IN DEPTH: Lumber and Structural Panels

Fire Code Challenges
Meeting fire codes also has moved to the forefront, due to changes that require fire protection on I-joists installed over basements. “Builders are looking for better fire-code solutions from manufacturers,” says Killgore. “We in turn have to help educate the marketplace and code officials about what provides the best approaches to meet the code requirements. Lumber people are very happy to have this opportunity to readdress the value of their products with builders who have been using I-joists.”

Adds Geoff Berwick, director of risk management at Sherwood Lumber Corp., “Codes are continuing to change and creating a lot of activity in the market. Builders are looking at issues as they arise and trying to determine how best to meet the new needs in a cost-effective way. They don’t have all the answers, but they have a ton of questions. We’re trying to work with them to find the best solutions for their own needs.”

LP Building Products has focused on adding new products, such as a fire-rated OSB and leveraging that technology for use in floor systems, says Brian St. Germain, director of quality and technology for OSB products. “We’re getting a good response to it,” he says. “The code requirements are localized now, but as more states adopt the new code, the use of these products will spread to other states.”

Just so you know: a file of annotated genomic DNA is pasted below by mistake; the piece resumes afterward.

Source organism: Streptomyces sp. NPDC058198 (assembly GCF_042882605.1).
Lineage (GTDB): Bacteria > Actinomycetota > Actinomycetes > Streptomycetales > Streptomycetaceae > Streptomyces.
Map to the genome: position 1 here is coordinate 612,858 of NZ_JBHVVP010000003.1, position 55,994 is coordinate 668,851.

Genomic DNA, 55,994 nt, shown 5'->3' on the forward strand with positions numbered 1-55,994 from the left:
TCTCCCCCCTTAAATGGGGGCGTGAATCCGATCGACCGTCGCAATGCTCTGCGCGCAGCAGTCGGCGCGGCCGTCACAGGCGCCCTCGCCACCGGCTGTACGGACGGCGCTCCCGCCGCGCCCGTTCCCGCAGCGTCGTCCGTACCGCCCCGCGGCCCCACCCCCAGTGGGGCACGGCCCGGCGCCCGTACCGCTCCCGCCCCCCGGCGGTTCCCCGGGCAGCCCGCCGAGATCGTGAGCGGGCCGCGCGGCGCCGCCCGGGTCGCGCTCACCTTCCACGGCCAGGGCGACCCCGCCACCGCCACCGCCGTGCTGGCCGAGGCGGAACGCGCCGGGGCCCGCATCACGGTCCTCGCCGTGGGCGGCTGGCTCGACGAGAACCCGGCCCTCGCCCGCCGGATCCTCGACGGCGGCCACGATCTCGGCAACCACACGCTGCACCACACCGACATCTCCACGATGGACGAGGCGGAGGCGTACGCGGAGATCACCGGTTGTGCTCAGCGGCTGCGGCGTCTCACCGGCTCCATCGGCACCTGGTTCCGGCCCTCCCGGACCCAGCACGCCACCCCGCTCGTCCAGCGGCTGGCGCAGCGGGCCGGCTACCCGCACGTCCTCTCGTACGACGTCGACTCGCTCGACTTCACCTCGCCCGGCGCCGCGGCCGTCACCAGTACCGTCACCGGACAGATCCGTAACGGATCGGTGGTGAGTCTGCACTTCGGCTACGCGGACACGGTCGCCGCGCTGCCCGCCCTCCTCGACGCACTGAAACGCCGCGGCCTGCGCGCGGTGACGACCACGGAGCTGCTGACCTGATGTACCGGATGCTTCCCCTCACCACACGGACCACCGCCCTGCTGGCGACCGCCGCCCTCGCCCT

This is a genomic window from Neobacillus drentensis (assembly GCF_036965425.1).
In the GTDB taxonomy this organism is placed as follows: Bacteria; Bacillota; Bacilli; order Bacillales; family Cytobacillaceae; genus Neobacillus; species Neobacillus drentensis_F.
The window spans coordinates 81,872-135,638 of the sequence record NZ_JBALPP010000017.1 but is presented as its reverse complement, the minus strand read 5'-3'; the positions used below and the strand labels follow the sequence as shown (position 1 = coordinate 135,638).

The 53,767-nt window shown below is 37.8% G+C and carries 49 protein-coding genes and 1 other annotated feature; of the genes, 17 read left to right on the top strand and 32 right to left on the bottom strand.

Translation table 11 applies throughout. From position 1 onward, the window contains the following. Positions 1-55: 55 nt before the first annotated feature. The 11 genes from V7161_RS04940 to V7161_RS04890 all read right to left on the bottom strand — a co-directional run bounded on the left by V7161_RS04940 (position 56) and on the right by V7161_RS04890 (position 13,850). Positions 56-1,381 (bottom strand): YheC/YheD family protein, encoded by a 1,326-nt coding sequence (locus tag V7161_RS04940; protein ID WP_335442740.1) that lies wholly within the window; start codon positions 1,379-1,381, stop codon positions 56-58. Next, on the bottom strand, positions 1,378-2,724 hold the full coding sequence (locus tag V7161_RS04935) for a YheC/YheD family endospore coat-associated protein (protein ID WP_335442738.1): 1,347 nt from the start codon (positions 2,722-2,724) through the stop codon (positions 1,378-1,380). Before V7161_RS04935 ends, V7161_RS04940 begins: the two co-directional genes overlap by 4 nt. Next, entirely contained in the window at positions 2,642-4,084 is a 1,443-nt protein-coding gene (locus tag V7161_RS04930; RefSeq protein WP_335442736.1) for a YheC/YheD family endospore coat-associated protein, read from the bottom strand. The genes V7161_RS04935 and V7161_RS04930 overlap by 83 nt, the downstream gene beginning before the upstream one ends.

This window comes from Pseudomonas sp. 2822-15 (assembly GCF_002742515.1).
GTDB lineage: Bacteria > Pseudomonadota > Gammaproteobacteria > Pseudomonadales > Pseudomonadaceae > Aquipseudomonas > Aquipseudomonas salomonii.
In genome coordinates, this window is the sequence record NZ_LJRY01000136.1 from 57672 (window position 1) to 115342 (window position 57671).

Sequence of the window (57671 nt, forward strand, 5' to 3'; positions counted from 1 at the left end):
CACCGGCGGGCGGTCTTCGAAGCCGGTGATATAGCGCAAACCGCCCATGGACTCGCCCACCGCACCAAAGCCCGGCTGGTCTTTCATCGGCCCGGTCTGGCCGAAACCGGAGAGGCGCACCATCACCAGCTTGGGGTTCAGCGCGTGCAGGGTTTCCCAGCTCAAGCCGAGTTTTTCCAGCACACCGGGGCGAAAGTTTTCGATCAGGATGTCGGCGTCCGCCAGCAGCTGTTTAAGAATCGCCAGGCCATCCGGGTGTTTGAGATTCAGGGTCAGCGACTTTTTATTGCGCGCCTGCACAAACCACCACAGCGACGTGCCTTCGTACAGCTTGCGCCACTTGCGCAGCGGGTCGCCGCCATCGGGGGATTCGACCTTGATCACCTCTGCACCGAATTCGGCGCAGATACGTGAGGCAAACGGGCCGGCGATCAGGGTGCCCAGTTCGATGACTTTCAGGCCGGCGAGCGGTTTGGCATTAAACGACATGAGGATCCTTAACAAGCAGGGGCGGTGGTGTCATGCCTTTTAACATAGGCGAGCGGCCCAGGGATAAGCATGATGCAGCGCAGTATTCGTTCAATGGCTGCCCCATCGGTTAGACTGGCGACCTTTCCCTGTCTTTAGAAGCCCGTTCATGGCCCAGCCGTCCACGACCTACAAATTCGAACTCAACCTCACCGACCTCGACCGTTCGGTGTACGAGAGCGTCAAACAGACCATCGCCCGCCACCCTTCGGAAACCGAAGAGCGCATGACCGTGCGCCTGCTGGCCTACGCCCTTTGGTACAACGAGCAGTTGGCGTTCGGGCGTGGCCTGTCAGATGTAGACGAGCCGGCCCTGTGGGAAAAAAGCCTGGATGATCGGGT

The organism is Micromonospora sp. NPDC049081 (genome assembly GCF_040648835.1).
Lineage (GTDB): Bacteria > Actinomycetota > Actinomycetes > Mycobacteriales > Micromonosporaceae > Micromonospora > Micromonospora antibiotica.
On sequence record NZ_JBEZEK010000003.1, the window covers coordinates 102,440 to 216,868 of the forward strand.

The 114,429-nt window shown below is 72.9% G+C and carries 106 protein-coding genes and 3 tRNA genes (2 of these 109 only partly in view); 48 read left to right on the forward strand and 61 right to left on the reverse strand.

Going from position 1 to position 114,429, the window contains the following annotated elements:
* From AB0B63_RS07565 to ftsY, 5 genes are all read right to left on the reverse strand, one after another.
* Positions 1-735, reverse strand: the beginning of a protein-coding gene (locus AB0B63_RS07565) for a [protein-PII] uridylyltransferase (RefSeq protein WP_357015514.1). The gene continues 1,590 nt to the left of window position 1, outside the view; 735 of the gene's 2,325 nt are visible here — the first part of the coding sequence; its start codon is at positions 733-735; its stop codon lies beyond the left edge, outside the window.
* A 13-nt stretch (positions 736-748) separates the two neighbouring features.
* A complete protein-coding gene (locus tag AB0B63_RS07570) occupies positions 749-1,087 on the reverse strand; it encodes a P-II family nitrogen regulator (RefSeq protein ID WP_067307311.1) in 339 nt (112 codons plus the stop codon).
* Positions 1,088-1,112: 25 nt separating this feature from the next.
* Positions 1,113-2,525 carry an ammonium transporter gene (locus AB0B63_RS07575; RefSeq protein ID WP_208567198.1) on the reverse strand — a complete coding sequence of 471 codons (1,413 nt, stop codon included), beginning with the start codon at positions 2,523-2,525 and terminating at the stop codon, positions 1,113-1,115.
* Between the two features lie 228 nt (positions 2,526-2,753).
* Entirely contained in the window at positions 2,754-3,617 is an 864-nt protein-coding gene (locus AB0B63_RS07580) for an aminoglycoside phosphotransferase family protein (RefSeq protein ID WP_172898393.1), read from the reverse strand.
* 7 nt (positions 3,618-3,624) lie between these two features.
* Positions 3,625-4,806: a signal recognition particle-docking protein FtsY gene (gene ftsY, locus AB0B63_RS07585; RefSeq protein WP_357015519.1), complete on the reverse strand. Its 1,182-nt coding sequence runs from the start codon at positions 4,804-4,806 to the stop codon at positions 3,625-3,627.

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Premium Products Grow
Builders are finding that higher quality products are worth a premium if they add value. “With OSB, we’re seeing a shift toward premium grades for flooring products,” says LP’s St. Germain. “Customers want it to perform well and they like the no-sand warranty we can offer. There are benefits to the builder in not having to prep the floor and to his customer in a stiffer floor.” Weyerhaeuser’s Hendry agrees. “Interest in presanded panels is growing. Builders like not having to sand because it saves them prep time.”

Presanded products also offer intangible benefits, adds St. Germain. “They have a fully sanded top surface that looks nicer. That doesn’t seem like a big deal, but builders often have customers come into the homes early to see progress or discuss issues, and they can see that it looks nice and doesn’t have a rough appearance, even if it will be covered over eventually.”

Builders also are seeing benefits from using thicker panels, typically 7/8-inch for single-family homes, says Tracie Higley, product manager for OSB at Weyerhaeuser. “Columns can be reduced by one-third when using 7/8-inch, which means fewer fasteners, hangers and adhesives, plus fewer holes to drill and less labor overall. Needing fewer columns provides more design flexibility and gives mechanical crews more room to install utilities.” Thicker panels with tongue-and-groove edges also are being used more often in the northeast, she notes, to handle heavier snow loads.

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